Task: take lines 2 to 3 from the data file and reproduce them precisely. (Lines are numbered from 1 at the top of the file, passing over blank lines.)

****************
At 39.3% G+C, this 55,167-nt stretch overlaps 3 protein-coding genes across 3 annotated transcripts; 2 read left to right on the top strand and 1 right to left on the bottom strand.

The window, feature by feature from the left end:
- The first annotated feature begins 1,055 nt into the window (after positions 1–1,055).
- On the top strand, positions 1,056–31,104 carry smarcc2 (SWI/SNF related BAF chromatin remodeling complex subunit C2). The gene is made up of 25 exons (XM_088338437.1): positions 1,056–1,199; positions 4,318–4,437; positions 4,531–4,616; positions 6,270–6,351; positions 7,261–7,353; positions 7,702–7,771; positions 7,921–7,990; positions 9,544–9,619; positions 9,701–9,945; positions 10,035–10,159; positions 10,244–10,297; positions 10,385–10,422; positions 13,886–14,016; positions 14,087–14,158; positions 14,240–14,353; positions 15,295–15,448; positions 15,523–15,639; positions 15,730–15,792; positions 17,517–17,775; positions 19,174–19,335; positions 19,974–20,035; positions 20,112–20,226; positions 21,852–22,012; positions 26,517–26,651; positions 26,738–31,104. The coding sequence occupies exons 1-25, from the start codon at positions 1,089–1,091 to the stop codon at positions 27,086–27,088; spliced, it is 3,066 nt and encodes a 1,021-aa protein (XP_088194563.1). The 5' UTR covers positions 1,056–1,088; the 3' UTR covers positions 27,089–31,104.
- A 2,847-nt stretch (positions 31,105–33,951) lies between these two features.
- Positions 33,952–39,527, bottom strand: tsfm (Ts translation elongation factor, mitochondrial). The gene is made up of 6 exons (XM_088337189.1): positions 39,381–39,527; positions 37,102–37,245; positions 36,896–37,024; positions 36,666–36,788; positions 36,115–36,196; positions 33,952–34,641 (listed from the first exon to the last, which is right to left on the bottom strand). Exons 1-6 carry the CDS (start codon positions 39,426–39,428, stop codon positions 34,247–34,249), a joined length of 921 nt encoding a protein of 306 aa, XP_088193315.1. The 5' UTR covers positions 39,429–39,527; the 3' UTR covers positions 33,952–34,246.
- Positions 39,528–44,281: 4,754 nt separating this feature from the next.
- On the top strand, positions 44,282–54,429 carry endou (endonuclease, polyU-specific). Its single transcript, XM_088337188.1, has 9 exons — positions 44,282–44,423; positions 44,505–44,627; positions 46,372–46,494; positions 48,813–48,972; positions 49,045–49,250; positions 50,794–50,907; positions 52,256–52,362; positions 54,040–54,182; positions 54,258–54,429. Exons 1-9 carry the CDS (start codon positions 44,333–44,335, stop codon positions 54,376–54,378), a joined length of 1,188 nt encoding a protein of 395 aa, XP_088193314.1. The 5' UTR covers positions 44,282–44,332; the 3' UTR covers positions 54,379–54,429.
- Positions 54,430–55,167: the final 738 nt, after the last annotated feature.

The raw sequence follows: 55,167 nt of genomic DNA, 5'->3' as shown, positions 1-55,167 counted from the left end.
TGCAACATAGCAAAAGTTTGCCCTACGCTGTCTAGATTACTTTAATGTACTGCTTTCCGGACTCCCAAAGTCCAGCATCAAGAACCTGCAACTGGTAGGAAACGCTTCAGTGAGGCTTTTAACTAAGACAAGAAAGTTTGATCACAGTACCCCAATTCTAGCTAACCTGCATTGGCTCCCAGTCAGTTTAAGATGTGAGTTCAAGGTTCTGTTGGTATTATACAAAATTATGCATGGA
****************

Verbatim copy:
The window, feature by feature from the left end:
- The first annotated feature begins 1,055 nt into the window (after positions 1–1,055).